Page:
With Self Driving Cars, The Internet of Things Just Got More Crowded
I recently read an article that quoted a University of Michigan Transportation Research study that indicates the percentage of young people getting their driver’s license has been on the decline. From 1983 to 2014 the percentage of 18 year olds with a driver’s license has declined from 80 percent to just 60 percent.
I personally grew up in the late 80’s and early 90’s in a more rural area of the Midwest and getting a license was a big deal for everyone I knew. Partially because we were becoming adults, but it offered freedom. Especially in a rural area where the towns are small and without the freedom of driving, you couldn’t get to the city and mass transit wasn’t an option.
One can speculate that a portion of these numbers could be a result of more people living in urban areas, better mass transit and a push to become a green society that has caused more people to carpool, not to mention the services like Uber, Lyft and BlaBlaCar.
I believe more young people are finding that, especially in urban areas, a car isn’t a necessity and they are evaluating the cost of car payments, insurance, fuel, and maintenance and are determining it’s not a priority for them. But there’s a change on the horizon, and it’s getting close very fast. Enter the Self Driving Car. Google has a Self-Driving Car Project that drove from Los Angeles to Las Vegas in January of 2015. To underscore this, several states have developed, or are developing regulations in preparation of the advancements to come.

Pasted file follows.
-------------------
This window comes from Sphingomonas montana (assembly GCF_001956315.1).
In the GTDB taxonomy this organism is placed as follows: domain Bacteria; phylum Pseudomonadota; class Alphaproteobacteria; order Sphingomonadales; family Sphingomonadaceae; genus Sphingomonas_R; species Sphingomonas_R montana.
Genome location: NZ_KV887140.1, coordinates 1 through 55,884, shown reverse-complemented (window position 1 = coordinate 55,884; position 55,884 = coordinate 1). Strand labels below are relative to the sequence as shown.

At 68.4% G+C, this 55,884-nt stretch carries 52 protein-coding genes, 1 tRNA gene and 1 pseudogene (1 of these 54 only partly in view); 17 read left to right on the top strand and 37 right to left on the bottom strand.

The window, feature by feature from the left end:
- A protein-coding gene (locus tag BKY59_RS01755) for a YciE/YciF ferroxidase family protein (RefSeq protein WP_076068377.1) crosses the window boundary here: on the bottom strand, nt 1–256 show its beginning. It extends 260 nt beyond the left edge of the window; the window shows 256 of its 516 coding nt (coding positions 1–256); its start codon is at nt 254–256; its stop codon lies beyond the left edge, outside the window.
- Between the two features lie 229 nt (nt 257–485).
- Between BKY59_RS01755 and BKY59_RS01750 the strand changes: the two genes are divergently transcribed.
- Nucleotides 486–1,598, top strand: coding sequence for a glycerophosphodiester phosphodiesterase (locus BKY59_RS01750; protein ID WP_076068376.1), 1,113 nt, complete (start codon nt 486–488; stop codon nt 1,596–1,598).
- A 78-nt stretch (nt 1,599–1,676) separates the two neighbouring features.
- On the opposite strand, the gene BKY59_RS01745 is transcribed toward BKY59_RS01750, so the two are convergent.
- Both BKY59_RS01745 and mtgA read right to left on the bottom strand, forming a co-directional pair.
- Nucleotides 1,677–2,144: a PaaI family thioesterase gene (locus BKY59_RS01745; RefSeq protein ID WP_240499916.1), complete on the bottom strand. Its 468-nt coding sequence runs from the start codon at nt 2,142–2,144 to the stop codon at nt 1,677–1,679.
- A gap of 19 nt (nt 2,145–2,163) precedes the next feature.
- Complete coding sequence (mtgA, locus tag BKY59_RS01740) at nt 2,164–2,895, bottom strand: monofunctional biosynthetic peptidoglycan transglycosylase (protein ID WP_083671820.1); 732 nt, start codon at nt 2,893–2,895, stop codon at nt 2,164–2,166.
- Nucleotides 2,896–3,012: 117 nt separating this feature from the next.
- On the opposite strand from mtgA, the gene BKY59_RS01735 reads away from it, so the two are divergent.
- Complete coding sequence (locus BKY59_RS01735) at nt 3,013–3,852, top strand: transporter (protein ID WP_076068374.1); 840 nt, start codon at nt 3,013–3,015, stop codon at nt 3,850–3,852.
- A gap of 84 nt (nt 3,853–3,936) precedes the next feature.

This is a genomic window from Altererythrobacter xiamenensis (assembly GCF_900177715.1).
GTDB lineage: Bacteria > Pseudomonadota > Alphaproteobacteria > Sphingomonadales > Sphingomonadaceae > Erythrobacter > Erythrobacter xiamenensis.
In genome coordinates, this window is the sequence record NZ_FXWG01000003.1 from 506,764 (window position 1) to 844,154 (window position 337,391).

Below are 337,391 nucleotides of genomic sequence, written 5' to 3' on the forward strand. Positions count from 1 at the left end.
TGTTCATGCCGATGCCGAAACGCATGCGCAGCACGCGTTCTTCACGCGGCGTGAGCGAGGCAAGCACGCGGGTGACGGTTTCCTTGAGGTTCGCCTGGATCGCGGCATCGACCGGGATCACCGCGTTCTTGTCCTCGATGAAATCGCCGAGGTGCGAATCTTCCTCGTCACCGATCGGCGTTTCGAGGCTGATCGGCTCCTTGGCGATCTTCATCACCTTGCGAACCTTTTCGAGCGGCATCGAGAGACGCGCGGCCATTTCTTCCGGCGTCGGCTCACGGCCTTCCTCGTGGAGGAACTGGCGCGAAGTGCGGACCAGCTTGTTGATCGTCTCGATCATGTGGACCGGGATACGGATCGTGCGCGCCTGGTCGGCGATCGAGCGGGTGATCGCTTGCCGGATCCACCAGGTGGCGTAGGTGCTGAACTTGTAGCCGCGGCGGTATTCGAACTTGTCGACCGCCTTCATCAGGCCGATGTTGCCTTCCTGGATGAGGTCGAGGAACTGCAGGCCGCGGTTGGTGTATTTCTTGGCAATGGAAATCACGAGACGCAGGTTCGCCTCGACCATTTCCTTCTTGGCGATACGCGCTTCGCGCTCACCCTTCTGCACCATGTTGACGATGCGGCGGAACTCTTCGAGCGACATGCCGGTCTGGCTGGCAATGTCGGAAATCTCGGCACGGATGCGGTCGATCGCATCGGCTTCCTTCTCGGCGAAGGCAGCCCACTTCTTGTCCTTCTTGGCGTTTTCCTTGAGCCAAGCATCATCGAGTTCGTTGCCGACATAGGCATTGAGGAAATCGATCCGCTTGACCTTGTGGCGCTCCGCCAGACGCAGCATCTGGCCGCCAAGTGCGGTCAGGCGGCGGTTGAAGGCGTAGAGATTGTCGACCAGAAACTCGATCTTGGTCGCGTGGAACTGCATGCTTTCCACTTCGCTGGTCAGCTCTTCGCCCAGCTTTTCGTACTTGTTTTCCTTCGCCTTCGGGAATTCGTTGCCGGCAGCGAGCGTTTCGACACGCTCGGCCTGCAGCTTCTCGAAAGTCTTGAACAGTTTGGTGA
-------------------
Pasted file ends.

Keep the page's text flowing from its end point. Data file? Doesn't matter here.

And what an advancement it is. When you consider that the first internal combustion automobile was invented in 1886, and here we are 130 years later having advanced far enough to have self-driving cars in our reach. And for this to come to fruition, many technologies had to come into play. First, there had to be a sufficient safety infrastructure in the automobile, we also needed significant advancements in wireless technology, motor control, sensing, and of course more microcontrollers and processors than you can imagine. One example of these products is the Telit UE910-EU which is a ruggedized variant of the UE910-V2. The Telit UE910-EU products offers an HSDPA module with dual-band in 2G and 3G, featuring both analog and digital audio and designed on the xE910 LGA unified form factor. These enable the Internet of Things (IoT) in automobiles making the IoT freeway a little more crowded.
Yet another interesting development of integrating the IoT into the automotive world is the emerging crowd sourcing of information. Recently, Tesla has begun tracking driving data from each of its customers into the cloud. This data can be used to improve GPS navigation data for all users by redirecting them around chronic traffic problems alleviating backups for everyone on the road.
This is an exciting time to be alive. When I was young I dreamed of flying cars, and while we aren’t flying around, I would have never dreamt of self-driving cars. Which leads me to wonder, what’s beyond the horizon that I can’t imagine. Symmetry Electronics has the products and technical support you need to move us closer to the next big advancement, contact us via email or at (877) 466-9722